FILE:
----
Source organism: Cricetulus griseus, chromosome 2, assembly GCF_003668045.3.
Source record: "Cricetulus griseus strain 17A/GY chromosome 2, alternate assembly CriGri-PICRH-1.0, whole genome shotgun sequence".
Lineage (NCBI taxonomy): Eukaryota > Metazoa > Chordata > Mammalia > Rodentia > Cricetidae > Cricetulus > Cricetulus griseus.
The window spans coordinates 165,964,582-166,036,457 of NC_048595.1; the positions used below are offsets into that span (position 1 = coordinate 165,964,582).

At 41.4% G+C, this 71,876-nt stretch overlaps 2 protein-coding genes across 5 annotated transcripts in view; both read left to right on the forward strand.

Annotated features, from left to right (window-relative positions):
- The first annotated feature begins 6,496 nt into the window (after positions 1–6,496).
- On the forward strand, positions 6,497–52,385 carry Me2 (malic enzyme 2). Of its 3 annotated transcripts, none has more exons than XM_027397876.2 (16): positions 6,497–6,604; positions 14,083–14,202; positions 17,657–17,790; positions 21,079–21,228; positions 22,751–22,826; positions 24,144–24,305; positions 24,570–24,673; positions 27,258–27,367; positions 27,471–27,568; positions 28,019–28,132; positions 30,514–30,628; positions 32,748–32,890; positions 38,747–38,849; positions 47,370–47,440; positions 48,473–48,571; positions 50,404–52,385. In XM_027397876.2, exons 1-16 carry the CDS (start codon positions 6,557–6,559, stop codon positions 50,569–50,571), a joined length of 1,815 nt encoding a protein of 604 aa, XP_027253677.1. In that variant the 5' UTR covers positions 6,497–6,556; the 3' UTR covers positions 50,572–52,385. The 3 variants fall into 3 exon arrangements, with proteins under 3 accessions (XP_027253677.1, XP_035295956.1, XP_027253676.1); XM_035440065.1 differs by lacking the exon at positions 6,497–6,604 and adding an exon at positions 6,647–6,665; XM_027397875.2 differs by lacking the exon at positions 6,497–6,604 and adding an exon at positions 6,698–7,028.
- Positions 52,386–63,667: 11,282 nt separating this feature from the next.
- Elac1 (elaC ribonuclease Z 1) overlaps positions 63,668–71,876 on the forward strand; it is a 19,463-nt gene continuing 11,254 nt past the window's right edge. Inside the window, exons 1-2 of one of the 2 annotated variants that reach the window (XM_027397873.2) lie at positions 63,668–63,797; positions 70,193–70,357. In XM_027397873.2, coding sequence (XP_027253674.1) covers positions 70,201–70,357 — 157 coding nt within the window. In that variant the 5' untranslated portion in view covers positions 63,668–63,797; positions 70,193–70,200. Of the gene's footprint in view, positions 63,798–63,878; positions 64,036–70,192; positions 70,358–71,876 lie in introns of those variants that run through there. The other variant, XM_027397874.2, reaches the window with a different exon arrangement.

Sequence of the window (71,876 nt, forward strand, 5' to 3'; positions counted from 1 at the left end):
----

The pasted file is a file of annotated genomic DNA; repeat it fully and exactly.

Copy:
Source organism: Cricetulus griseus, chromosome 2, assembly GCF_003668045.3.
Source record: "Cricetulus griseus strain 17A/GY chromosome 2, alternate assembly CriGri-PICRH-1.0, whole genome shotgun sequence".
Lineage (NCBI taxonomy): Eukaryota > Metazoa > Chordata > Mammalia > Rodentia > Cricetidae > Cricetulus > Cricetulus griseus.
The window spans coordinates 165,964,582-166,036,457 of NC_048595.1; the positions used below are offsets into that span (position 1 = coordinate 165,964,582).

At 41.4% G+C, this 71,876-nt stretch overlaps 2 protein-coding genes across 5 annotated transcripts in view; both read left to right on the forward strand.

Annotated features, from left to right (window-relative positions):
- The first annotated feature begins 6,496 nt into the window (after positions 1–6,496).
- On the forward strand, positions 6,497–52,385 carry Me2 (malic enzyme 2). Of its 3 annotated transcripts, none has more exons than XM_027397876.2 (16): positions 6,497–6,604; positions 14,083–14,202; positions 17,657–17,790; positions 21,079–21,228; positions 22,751–22,826; positions 24,144–24,305; positions 24,570–24,673; positions 27,258–27,367; positions 27,471–27,568; positions 28,019–28,132; positions 30,514–30,628; positions 32,748–32,890; positions 38,747–38,849; positions 47,370–47,440; positions 48,473–48,571; positions 50,404–52,385. In XM_027397876.2, exons 1-16 carry the CDS (start codon positions 6,557–6,559, stop codon positions 50,569–50,571), a joined length of 1,815 nt encoding a protein of 604 aa, XP_027253677.1. In that variant the 5' UTR covers positions 6,497–6,556; the 3' UTR covers positions 50,572–52,385. The 3 variants fall into 3 exon arrangements, with proteins under 3 accessions (XP_027253677.1, XP_035295956.1, XP_027253676.1); XM_035440065.1 differs by lacking the exon at positions 6,497–6,604 and adding an exon at positions 6,647–6,665; XM_027397875.2 differs by lacking the exon at positions 6,497–6,604 and adding an exon at positions 6,698–7,028.
- Positions 52,386–63,667: 11,282 nt separating this feature from the next.
- Elac1 (elaC ribonuclease Z 1) overlaps positions 63,668–71,876 on the forward strand; it is a 19,463-nt gene continuing 11,254 nt past the window's right edge. Inside the window, exons 1-2 of one of the 2 annotated variants that reach the window (XM_027397873.2) lie at positions 63,668–63,797; positions 70,193–70,357. In XM_027397873.2, coding sequence (XP_027253674.1) covers positions 70,201–70,357 — 157 coding nt within the window. In that variant the 5' untranslated portion in view covers positions 63,668–63,797; positions 70,193–70,200. Of the gene's footprint in view, positions 63,798–63,878; positions 64,036–70,192; positions 70,358–71,876 lie in introns of those variants that run through there. The other variant, XM_027397874.2, reaches the window with a different exon arrangement.

Sequence of the window (71,876 nt, forward strand, 5' to 3'; positions counted from 1 at the left end):